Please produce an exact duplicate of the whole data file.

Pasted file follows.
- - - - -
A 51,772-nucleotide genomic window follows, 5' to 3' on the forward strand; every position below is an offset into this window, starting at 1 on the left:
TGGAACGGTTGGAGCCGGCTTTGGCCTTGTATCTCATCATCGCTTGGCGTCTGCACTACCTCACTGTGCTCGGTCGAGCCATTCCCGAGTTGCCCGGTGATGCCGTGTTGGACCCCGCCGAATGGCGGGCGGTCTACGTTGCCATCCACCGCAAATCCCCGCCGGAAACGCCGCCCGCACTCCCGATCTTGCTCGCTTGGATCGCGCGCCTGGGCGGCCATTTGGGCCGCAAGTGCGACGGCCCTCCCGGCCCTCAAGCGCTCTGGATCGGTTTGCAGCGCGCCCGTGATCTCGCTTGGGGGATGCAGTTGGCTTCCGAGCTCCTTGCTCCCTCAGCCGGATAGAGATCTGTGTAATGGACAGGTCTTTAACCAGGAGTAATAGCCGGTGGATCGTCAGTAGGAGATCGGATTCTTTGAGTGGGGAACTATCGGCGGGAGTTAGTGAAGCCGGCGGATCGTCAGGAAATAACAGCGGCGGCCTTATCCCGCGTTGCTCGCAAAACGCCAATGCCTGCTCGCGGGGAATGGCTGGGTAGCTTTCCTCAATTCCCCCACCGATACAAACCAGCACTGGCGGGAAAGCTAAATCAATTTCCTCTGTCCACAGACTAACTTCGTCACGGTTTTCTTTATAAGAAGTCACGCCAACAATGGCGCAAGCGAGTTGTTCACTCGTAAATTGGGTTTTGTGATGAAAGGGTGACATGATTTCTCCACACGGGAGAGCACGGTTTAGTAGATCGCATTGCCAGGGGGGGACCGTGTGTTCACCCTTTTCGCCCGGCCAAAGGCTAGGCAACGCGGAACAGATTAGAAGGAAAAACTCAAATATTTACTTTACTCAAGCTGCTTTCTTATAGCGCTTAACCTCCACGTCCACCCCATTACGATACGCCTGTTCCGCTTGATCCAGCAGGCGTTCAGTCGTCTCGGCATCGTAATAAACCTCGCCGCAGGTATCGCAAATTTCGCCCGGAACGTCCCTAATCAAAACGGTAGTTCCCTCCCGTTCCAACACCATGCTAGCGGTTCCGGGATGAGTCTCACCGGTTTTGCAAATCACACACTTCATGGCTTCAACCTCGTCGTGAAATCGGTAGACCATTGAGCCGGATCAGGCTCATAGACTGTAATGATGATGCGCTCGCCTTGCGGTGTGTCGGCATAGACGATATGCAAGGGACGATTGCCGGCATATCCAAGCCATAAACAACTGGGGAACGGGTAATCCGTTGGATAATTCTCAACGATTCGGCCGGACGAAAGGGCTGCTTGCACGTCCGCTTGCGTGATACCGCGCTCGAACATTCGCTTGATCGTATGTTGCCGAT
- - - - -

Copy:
A 51,772-nucleotide genomic window follows, 5' to 3' on the forward strand; every position below is an offset into this window, starting at 1 on the left:
TGGAACGGTTGGAGCCGGCTTTGGCCTTGTATCTCATCATCGCTTGGCGTCTGCACTACCTCACTGTGCTCGGTCGAGCCATTCCCGAGTTGCCCGGTGATGCCGTGTTGGACCCCGCCGAATGGCGGGCGGTCTACGTTGCCATCCACCGCAAATCCCCGCCGGAAACGCCGCCCGCACTCCCGATCTTGCTCGCTTGGATCGCGCGCCTGGGCGGCCATTTGGGCCGCAAGTGCGACGGCCCTCCCGGCCCTCAAGCGCTCTGGATCGGTTTGCAGCGCGCCCGTGATCTCGCTTGGGGGATGCAGTTGGCTTCCGAGCTCCTTGCTCCCTCAGCCGGATAGAGATCTGTGTAATGGACAGGTCTTTAACCAGGAGTAATAGCCGGTGGATCGTCAGTAGGAGATCGGATTCTTTGAGTGGGGAACTATCGGCGGGAGTTAGTGAAGCCGGCGGATCGTCAGGAAATAACAGCGGCGGCCTTATCCCGCGTTGCTCGCAAAACGCCAATGCCTGCTCGCGGGGAATGGCTGGGTAGCTTTCCTCAATTCCCCCACCGATACAAACCAGCACTGGCGGGAAAGCTAAATCAATTTCCTCTGTCCACAGACTAACTTCGTCACGGTTTTCTTTATAAGAAGTCACGCCAACAATGGCGCAAGCGAGTTGTTCACTCGTAAATTGGGTTTTGTGATGAAAGGGTGACATGATTTCTCCACACGGGAGAGCACGGTTTAGTAGATCGCATTGCCAGGGGGGGACCGTGTGTTCACCCTTTTCGCCCGGCCAAAGGCTAGGCAACGCGGAACAGATTAGAAGGAAAAACTCAAATATTTACTTTACTCAAGCTGCTTTCTTATAGCGCTTAACCTCCACGTCCACCCCATTACGATACGCCTGTTCCGCTTGATCCAGCAGGCGTTCAGTCGTCTCGGCATCGTAATAAACCTCGCCGCAGGTATCGCAAATTTCGCCCGGAACGTCCCTAATCAAAACGGTAGTTCCCTCCCGTTCCAACACCATGCTAGCGGTTCCGGGATGAGTCTCACCGGTTTTGCAAATCACACACTTCATGGCTTCAACCTCGTCGTGAAATCGGTAGACCATTGAGCCGGATCAGGCTCATAGACTGTAATGATGATGCGCTCGCCTTGCGGTGTGTCGGCATAGACGATATGCAAGGGACGATTGCCGGCATATCCAAGCCATAAACAACTGGGGAACGGGTAATCCGTTGGATAATTCTCAACGATTCGGCCGGACGAAAGGGCTGCTTGCACGTCCGCTTGCGTGATACCGCGCTCGAACATTCGCTTGATCGTATGTTGCCGAT